Civil behavior dissolved into discord Thursday at a weekly work session of the Southampton Town Board when what began as a routine reading of the draft agenda became a tense war of words between Councilwoman Nancy Graboski and Southampton Town Supervisor Anna Throne-Holst.
A resolution introduced by the tightly aligned Republican faction of the board – Councilmen James Malone and Chris Nuzzi, along with Graboski – dealing with the establishment of a wind energy conversion systems advisory committee set the stage for explosive drama as Graboski and Throne-Holst sparred. Malone and Nuzzi were absent for the discussion, arriving at the work session late.
Graboski said she co-sponsored the resolution with an eye toward moving forward “responsibly to ensure we protect our natural resources.” With other towns such as East Hampton, Southold, and Riverhead “grappling with” wind energy issues – and the interest of the Suffolk County Planning Commission in setting wind code – it’s critical that the issue be addressed with a regional approach, she said. “The East End is unique.”
And, she added, it’s “important” that that matters dealing with policy, are put forward by town board resolution.
Currently, said Graboski, “ad hoc committees appointed by the supervisor” are engaged in setting policy, something she finds troublesome.
The councilwoman referred to an email speaking of a plan to identify potential sites for a small wind-energy pilot program that would be set up on town-owned property. “I think that’s a town board decision,” she said.
Graboski accused Throne-Holst of “working behind the scenes” and implementing policy without town board authorization.
Not true, said the supervisor, pointing out that a discussion on the pilot wind energy program on town property had been held in a public forum at a work session earlier this year. The group, fired back Throne-Holst, “has not been working behind the scenes. To suggest something is going on behind closed doors is really offensive.”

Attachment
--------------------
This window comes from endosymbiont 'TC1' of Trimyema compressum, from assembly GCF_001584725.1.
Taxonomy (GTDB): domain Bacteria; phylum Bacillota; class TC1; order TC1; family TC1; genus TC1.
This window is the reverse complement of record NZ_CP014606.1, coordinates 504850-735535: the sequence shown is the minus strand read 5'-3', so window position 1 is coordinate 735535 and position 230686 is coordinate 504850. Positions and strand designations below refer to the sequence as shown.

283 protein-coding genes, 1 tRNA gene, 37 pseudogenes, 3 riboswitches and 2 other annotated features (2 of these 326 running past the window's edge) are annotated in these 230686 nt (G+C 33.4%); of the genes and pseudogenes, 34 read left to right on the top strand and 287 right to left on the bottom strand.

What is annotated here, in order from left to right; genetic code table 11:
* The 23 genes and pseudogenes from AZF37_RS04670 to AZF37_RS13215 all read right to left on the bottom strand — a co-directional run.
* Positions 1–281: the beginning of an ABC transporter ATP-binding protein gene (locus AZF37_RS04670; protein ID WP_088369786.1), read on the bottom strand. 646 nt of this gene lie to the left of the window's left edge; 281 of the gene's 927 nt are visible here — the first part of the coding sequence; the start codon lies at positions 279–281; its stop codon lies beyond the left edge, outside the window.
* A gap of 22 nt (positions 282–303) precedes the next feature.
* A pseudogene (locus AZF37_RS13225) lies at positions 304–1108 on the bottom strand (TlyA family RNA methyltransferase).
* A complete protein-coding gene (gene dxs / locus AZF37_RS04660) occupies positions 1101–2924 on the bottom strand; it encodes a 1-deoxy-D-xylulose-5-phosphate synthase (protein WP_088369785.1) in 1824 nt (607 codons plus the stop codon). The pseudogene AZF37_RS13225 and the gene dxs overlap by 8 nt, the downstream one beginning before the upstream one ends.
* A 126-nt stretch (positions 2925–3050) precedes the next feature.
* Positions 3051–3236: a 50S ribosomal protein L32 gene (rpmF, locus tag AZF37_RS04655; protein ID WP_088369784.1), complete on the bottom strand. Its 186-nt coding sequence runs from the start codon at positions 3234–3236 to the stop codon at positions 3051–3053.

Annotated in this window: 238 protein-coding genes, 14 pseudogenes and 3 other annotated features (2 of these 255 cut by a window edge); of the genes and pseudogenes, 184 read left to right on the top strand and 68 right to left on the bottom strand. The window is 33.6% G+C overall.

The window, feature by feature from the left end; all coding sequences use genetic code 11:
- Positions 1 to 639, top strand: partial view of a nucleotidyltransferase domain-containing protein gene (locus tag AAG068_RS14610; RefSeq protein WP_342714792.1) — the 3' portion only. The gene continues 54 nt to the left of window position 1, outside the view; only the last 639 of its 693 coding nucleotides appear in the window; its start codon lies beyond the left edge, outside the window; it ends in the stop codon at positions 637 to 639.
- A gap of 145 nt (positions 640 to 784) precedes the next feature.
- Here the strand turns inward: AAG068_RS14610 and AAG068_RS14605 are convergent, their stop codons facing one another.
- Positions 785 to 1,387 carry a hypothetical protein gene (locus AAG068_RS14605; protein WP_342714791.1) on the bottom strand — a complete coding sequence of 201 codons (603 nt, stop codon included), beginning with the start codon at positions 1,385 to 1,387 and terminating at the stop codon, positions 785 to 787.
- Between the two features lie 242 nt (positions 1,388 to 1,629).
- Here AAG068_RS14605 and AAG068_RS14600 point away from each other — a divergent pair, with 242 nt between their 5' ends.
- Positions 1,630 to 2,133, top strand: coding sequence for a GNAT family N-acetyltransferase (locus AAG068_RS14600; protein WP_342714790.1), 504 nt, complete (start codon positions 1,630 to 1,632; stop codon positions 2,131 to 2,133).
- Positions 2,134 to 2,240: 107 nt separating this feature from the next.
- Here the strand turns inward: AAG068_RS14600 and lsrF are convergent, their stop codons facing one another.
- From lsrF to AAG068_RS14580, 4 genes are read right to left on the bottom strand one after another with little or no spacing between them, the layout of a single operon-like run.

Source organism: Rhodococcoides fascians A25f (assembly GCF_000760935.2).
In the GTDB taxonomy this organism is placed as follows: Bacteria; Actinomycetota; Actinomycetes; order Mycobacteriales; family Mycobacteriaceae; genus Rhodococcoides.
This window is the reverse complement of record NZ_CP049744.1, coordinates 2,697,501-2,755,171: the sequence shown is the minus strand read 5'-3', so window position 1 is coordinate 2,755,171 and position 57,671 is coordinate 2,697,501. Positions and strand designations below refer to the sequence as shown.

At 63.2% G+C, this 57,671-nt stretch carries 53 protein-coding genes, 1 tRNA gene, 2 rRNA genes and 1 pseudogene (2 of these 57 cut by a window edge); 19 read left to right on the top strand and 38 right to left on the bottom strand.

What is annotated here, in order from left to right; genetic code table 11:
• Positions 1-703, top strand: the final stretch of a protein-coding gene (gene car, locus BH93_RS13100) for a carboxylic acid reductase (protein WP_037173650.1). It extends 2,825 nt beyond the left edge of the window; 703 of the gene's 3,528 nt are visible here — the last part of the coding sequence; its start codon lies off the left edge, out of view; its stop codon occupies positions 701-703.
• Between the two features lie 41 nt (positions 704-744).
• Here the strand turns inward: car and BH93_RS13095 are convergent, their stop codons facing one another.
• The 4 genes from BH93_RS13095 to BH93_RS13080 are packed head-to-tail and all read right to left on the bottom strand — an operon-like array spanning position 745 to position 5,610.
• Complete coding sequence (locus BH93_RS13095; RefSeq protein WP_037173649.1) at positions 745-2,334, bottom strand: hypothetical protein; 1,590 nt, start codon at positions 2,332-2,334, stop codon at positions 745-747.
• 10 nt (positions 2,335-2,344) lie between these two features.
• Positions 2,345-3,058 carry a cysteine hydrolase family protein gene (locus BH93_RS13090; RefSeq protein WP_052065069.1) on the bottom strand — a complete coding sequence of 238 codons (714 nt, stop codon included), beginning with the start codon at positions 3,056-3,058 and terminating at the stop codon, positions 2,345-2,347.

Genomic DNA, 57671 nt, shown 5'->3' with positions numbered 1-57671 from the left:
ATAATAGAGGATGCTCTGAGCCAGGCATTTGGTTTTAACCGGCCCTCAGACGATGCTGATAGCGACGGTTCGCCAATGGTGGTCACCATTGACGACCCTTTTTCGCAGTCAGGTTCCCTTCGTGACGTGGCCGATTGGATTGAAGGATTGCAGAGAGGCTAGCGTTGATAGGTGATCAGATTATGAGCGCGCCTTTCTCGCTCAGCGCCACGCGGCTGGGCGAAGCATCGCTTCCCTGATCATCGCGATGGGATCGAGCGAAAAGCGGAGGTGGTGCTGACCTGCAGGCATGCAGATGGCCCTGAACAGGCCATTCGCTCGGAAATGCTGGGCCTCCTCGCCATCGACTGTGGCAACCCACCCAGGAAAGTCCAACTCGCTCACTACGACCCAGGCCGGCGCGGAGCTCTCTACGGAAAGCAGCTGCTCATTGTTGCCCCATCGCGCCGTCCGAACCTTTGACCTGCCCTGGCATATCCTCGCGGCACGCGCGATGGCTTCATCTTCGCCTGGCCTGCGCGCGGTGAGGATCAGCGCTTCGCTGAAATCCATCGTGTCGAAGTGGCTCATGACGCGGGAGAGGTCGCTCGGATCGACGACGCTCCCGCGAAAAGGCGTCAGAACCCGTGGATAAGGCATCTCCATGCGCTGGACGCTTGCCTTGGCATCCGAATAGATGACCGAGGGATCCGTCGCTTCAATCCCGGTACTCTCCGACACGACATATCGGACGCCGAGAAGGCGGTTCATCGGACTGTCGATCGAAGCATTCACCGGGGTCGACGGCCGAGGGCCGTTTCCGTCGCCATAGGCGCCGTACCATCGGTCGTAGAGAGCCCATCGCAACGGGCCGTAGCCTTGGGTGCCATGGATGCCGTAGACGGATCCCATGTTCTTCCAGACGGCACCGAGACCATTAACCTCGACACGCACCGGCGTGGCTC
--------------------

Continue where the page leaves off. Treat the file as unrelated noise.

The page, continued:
Also of concern, said Graboski, was the fact that Throne-Holst appointed the committee without town board discussion or resolution; those individuals, she charged, are “acting behind the scenes to set policy. In the interest of open and transparent government, I have to ask questions.”
The supervisor reminded Graboski that any member of the town board has the right to organize an advisory committee, including the green committee.
“I’m aware of that. I wrote the resolution,” to establish the committee, said the councilwoman.
Throne-Holst said she spearheaded the formation of the group.
“That was (former Town Supervisor) Linda Kabot’s initiative,” snapped Graboski. “Don’t take credit where credit isn’t due.”
Councilwoman Bridget Fleming expressed serious concerns, due to the fact that she was not asked to sign on to the resolution and had no knowledge of it, despite being a liaison to the green committee. And, she said, the new committee put forth by resolution is comprised of exactly the same group as the current members of the Sustainable Southampton Green Advisory Committee. “My concern is the motivation,” said Fleming. “This resolution is sponsored by three Republicans.” And, since membership in both groups is identical, “This appears to be a political move,” she said. “It smacks of politics.” Something she finds troublesome, especially when it involves something “so important – wind energy.”
Throne-Holst agreed, and asked why current member Rich Stott had been left off the list put forth by the GOP trio.
The reason was Stott was omitted, said Graboski, was something she felt would “be more appropriate discussed in executive session.”
And, she added, “I didn’t come here to argue. I came here to establish a committee the way it should be done. How many ad hoc committees have you unilaterally established?” she asked Throne-Holst, adding she wanted a list of those groups.
“I have every right,” countered the supervisor. “As do you,” she added. And, said Throne-Holst, she invited Graboski to attend meetings, something she wouldn’t have done if the objective was acting unilaterally.
The supervisor added town residents have been seeking an opportunity to participate and join advisory groups, and that it’s a “good, productive way” to represent constituents.
Fleming reiterated her concerns; Graboski responded. “If you’re saying you don’t want a committee, don’t vote for it.”
A similar response was uttered last week by Malone during a discussion involving expedited arraignments. When Fleming asked questions about the language of the law, Malone fired back, “Don’t vote for it.”
And that, said Fleming Thursday, might be the point: “In the end, we can vote no and since they’re the majority, they can do what they want. And I think that’s the message they’re sending – and that’s extremely troubling.”
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